In this way the mass social media industry in Silicon Valley courted and fed by the Clintons and then Obama has created ‘a panopticon effect’, by which Seymour means a prison-like architecture in which we are continually monitored or, more to the point, we feel ourselves to be monitored. The terrible beauty of this machine, however, is that we are not observed and regulated from one central command tower – that was the original design of the ‘panopticon’ regime for ensuring good behaviour in prisons at the end of the eighteenth century – but our response to ‘likes’ and attempts to game the system in order to get our point of view accepted means that we are perpetually observing and regulating each other.

Merely having a Twitter account means, as Seymour notes, that you have a ‘public image’, and posting a ‘status’ or responding to a comment means that you are caught up in this apparatus as a little entrepreneur of the self, someone with their own public relations strategy. This is what feeds ‘identity’ and then feeds the trolls who attack you when you display your identity. Identity itself, which is a potent progressive political mobilising force in the domain of collective action, is turned into a limiting cage of the self, which means that you are led to promote yourself and your particular identity inside the Twittering Machine.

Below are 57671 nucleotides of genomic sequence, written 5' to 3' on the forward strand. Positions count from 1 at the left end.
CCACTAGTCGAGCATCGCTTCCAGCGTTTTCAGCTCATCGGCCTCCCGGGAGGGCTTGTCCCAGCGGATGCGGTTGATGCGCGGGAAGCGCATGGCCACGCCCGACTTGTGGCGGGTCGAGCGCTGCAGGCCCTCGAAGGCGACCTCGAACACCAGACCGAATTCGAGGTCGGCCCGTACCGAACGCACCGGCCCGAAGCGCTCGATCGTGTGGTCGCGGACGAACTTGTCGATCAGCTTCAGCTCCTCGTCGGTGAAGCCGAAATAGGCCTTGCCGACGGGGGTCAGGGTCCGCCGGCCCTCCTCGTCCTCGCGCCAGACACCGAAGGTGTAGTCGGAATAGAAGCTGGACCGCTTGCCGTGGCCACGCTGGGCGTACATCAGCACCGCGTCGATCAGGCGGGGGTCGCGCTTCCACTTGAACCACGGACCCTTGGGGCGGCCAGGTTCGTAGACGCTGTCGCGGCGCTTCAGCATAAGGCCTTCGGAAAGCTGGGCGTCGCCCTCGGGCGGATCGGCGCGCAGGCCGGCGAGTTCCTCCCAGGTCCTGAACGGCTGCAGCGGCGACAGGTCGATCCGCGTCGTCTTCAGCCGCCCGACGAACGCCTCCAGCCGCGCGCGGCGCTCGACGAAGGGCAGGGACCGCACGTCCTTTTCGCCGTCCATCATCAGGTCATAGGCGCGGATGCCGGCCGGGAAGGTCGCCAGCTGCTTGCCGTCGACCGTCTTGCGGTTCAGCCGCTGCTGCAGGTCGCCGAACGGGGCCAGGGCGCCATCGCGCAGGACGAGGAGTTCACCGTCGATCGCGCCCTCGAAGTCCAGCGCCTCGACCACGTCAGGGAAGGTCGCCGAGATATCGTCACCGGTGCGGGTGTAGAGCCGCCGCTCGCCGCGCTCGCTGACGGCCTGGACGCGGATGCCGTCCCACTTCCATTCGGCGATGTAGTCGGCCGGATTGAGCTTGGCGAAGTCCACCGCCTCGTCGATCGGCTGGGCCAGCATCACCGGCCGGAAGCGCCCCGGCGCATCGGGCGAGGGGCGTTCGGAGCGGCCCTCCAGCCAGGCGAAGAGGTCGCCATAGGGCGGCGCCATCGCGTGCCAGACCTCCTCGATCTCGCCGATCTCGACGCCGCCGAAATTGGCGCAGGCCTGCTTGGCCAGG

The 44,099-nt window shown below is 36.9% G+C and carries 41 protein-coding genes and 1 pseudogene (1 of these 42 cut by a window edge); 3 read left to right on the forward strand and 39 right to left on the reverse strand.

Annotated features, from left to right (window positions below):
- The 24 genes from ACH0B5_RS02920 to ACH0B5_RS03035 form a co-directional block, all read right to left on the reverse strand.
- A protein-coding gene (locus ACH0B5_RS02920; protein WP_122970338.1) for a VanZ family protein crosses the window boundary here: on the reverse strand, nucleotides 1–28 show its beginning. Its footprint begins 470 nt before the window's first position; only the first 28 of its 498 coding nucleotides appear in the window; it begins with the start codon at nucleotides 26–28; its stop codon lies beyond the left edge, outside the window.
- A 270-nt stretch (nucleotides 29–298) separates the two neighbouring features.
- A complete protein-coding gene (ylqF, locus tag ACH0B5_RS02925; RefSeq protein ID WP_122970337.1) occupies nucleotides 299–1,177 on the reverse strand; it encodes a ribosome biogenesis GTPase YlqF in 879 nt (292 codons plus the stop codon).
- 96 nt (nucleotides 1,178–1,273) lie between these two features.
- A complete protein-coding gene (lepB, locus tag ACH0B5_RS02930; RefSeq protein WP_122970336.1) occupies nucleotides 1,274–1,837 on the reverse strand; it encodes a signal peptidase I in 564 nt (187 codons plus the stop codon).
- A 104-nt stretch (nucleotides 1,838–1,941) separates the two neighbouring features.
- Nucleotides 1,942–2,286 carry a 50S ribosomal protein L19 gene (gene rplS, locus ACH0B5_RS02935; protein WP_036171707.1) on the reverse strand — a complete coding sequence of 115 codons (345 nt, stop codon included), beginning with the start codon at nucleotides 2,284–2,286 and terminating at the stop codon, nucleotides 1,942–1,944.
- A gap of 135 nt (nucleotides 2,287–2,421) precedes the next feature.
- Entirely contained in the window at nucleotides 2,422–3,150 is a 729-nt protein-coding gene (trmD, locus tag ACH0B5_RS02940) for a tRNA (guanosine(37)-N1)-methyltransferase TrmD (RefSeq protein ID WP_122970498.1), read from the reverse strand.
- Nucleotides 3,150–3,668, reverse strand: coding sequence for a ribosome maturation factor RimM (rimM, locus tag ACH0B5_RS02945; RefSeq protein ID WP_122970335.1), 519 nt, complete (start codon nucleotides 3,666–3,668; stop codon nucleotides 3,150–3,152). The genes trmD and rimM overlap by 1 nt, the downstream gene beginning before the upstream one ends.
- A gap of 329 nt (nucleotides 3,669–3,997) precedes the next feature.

It is in this context that the trolls come onto the scene, and as we turn on the trolls we also feed on that regime of competitive spiteful rage that the machine incites – no surprise that Trump is the Twitter President, in 2017 he was worth a fifth of Twitter’s share value, feeding the machine – and as we attack, we troll. We are also then ourselves operating as the trolls the machine makes us into inside this hateful echo chamber. Perhaps, Seymour suggests in one of the few forays into pop-psychoanalysis of the machine, ‘this collusion between troll and witch-hunter proves so extraordinarily volatile because it plays out something we already do to ourselves, intra-psychically’. Perhaps he is right, and what is so great about this book is the fine line it treads between acute biting psychological analysis and an account of how that form of psychology has been set in place materially, historically.

We are ‘addicted’ to Twitter, but Seymour is careful to track through exactly what this means, for it is too quick and too easy – much too Twitter-like, we might say – to assume that this ‘addiction’ is something that simply and naturally flows from our own bad choices. We need a deeper dialectical analysis of what the causes and consequences are of a society in which teenagers spend nine hours of the day looking at a screen, in which 88 percent of users spend an average of a quarter of their waking lives on their phones. It is actually not so much that we are the addicts, but that the machine treats us as if we were addicts. This diagnosis of the problem, a historical materialist diagnosis actually, enables us to understand how it is that Twitter (and other forms of mass social media) functions as the sickness that it pretends to cure. In fact, more engagement with these mass media platforms correlates, as Seymour says, with ‘more misery, more self-harm, more suicide’.